Despite the common belief that New Yorkers can’t get closer to the wilderness than the reservoir in Central Park, a 24-hour adult survival course at the Bear Grylls Survival Academy taught me otherwise.
As a Southerner by birth but a New Yorker by choice, I worried I was no match for Bear’s intense, urine-drinking, larvae-eating wilderness survival course. Yet I was forced across a freezing river in the Catskills, where amenities and food were minimal, and my socks became cold little sponges from hell. I never felt I wouldn’t make it. Because as we become New Yorkers, the city instills in us a number of vital survival skills, better equipping us to live in the wild than many realize.
1. We’re used to extreme living conditions.
There are no tents at Survival School, so I built a shelter by crosshatching sticks and waterproofed them with pretty ferns. Our fort easily slept four, which is more than I can say for my bedroom in the East Village, where two can’t comfortably stand, even if the door’s open. Some of the more highly trained New Yorkers live in windowless rooms no bigger than jail cells, with rodents, bugs, and two other people.
2. We love farm-to-table cuisine.
I bet if Smorgasburg started selling mealworms wrapped in vitamin C-rich wood sorrel, doused with a little olive oil, New Yorkers would stand in line.
We’re always looking for hot new food trends, like cricket tacos, foie-gras ice cream, and the outrageous balut, which is basically a hard-boiled egg with a partially formed duck fetus inside (served at Maharlika in the East Village). I popped worms into my mouth for breakfast, feeling them tense up before I crunched them in half.
3. We already never sleep.
Nobody moves to New York looking for peace and quiet. How can I sleep when I work long hours and still want to make happy hour, Tinder dates, soul cycle, hot yoga, and brunch? So when I woke shivering in my very cute but very cold shelter in the forest, after about 12 minutes of sleep, to my survival mate claiming something the size of a cat crawled on me in the night, I actually felt refreshed.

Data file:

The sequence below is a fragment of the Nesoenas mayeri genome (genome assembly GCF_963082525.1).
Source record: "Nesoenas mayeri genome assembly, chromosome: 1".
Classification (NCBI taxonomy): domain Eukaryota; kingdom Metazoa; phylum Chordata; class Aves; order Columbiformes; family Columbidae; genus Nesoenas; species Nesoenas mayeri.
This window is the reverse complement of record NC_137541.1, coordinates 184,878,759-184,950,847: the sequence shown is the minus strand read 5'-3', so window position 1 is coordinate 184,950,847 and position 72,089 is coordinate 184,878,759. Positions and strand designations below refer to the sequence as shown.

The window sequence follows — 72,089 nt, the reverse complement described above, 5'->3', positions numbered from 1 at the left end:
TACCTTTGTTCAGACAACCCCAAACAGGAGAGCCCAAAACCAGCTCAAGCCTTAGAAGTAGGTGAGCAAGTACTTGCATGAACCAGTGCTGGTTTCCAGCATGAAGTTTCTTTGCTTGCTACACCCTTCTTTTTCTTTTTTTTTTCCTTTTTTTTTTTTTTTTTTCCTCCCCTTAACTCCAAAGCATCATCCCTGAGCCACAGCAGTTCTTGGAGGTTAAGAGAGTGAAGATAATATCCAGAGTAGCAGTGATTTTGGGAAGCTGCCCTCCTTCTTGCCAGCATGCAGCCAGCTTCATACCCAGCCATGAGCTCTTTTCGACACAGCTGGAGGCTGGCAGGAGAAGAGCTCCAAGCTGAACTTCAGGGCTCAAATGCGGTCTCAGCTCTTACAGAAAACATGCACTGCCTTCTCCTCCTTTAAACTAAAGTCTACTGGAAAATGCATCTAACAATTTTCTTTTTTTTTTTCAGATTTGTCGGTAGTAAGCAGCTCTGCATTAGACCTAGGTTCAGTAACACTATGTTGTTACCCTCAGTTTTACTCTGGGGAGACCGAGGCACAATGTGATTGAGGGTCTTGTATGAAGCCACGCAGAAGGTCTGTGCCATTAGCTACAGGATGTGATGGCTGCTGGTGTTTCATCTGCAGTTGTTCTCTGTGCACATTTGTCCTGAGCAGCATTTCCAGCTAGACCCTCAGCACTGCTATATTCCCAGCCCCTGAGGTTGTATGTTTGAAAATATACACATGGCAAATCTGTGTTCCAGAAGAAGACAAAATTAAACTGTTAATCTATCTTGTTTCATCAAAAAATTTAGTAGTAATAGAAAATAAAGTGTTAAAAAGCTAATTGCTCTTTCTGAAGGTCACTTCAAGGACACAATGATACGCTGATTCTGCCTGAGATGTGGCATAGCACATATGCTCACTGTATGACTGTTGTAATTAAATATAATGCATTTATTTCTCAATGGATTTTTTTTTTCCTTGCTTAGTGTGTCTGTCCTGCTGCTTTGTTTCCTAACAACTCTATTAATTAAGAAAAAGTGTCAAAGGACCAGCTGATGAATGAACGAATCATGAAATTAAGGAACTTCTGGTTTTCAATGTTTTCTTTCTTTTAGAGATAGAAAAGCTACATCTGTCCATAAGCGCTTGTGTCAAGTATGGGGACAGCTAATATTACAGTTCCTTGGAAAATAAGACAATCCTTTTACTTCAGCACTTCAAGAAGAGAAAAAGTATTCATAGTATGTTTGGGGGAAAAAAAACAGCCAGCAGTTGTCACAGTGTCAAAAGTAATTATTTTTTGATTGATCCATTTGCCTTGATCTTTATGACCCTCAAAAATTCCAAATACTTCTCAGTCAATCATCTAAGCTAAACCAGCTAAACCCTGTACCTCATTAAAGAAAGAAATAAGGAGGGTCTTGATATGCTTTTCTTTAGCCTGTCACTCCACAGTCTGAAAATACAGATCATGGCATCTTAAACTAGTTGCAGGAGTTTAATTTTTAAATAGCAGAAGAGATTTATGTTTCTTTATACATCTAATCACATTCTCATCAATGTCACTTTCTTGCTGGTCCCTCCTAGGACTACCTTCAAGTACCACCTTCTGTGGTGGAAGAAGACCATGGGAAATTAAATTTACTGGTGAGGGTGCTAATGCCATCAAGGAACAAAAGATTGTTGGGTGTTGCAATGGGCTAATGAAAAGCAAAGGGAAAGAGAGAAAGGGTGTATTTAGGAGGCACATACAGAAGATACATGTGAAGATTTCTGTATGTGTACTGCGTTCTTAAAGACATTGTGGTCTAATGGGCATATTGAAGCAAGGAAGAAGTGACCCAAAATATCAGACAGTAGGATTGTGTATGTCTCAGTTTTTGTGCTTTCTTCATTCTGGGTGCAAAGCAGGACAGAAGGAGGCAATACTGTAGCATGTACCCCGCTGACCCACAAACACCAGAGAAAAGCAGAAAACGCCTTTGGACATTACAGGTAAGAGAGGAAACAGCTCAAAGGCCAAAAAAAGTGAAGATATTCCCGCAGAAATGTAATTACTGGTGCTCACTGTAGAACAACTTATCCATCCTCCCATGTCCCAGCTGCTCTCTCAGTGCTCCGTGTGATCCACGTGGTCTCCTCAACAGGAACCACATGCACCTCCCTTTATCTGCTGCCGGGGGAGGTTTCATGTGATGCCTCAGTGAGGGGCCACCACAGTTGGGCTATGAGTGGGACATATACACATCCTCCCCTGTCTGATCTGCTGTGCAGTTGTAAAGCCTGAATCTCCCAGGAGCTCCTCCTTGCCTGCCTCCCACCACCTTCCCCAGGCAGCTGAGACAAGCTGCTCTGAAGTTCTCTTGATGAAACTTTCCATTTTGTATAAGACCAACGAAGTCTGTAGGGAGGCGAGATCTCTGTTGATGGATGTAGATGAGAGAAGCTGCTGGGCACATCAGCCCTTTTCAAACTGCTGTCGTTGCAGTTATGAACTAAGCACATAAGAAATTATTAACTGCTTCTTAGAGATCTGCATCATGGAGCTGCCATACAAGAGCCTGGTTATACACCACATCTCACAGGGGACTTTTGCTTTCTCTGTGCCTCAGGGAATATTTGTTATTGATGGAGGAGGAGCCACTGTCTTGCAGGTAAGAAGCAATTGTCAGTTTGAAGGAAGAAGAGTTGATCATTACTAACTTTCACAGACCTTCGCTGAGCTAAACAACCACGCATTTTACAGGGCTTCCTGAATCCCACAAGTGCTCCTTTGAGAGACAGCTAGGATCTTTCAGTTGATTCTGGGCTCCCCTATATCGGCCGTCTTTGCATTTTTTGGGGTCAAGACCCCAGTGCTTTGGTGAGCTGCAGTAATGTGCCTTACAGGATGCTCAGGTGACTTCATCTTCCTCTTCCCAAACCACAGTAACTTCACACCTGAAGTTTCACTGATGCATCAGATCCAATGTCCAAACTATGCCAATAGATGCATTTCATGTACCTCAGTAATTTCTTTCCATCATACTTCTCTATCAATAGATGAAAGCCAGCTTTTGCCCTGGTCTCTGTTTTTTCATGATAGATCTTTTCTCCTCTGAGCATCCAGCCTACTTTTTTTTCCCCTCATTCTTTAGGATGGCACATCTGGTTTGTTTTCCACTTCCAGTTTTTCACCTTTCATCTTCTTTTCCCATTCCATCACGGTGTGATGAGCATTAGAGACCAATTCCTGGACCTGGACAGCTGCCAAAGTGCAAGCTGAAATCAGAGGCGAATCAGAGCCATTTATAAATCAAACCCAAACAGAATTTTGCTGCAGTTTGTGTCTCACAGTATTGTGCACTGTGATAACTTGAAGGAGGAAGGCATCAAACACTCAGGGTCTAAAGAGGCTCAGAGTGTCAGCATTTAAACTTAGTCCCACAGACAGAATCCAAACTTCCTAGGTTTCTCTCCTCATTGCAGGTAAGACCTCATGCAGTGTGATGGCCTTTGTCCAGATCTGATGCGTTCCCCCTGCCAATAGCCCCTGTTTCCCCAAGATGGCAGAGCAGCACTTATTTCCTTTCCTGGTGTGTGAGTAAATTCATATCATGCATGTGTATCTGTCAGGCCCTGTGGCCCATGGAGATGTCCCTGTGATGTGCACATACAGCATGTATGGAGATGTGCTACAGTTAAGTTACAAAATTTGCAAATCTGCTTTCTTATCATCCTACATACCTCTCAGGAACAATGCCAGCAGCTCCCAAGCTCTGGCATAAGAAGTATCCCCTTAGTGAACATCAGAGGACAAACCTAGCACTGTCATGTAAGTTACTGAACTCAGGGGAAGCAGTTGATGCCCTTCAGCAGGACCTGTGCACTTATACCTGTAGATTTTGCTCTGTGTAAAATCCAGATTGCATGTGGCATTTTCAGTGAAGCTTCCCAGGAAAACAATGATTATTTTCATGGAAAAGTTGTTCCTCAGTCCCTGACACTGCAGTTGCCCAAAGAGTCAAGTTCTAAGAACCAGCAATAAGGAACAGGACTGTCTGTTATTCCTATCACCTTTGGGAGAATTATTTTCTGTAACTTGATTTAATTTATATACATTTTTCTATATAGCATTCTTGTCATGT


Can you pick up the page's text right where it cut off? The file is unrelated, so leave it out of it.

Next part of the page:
4. We work with what we have.
In the forest, we built a fire out of a tampon, steel wool, and batteries. For many, these fire-making tools may seem obscure, but New York’s taught me to utilize everything in order to get by.
The city’s skillfully trained me to spend $34 on cocktails every night, $11 on freshly pressed juice in the morning, and $1,400 on rent every month. I’m not sure how I’m able to swing it all with my shamefully low salary, but I also couldn’t tell you how the hell I cooked a rabbit over a fire made from a AA battery.
5. We’re immune to gross things.
I once watched a guy in Washington Square Park burning his skin with a cigarette lighter. Two days before that, I almost stepped on a rat eating some puke in the subway. So sawing off the leg of a dead bunny and then skewering it over a fire for food wasn’t the worst experience. To catch the critter, we learned to make a simple snare near a burrow and a spring-loaded trap with wire, which I may mimic to catch the mouse in my apartment later.
6. We’re used to feeling lonely.
Despite buzzing with millions of people 24/7 and offering no real personal space, NYC feels so inexplicably lonely. Being solo in the wilderness, away from smelly people and noise, actually felt inviting. Although I’m sure I’d eventually miss the horns and the man living outside my apartment who hides his beer under a traffic cone and yells at me.
7. We’re pros at inclement weather.
The NYC winters had me trekking a painful and non-optional two-mile walk to my office in multiple blizzards, and summers are so hot the only real breeze is the one created by the subway when it whizzes by the platform, but New Yorkers always manage.
In the forest, I padded the ground with ferns to help insulate my body heat against the cold, wet dirt while I slept. It didn’t really work, but neither did the clanky heater in my apartment over the winter. So I’m used to sleeping in the cold.
8. We aren’t coddled.
After jumping into freezing rivers, rationing food, searching for edible plants, rappelling down the side of a mountain, and crawling across a rope bridge, my feet were zonked and pruney, and I was hungry as shit.
I’ve never felt exactly like this in NYC, but the time the subway broke down, I couldn’t get a taxi, and had to slog home in heavy rain through trash-filled puddles lugging four bags of Trader Joe’s groceries without an umbrella was pretty close. There are days when this city is so hard all I want to do is sail away from this toilet of an island and never return.
9. We’re determined.
In the wilderness, I zip-lined over waterfalls, built a shelter from hefty tree branches, and slept in a coyote-infested forest. I searched for water and ate worms, and, if left long enough, I’d maybe have drunk my own pee.
In the concrete jungle, I constantly feel pressure to climb the corporate ladder among some of the most talented and determined individuals fighting for similar goals. It’s survival of the fittest in the city, and only those who really want it will make it work.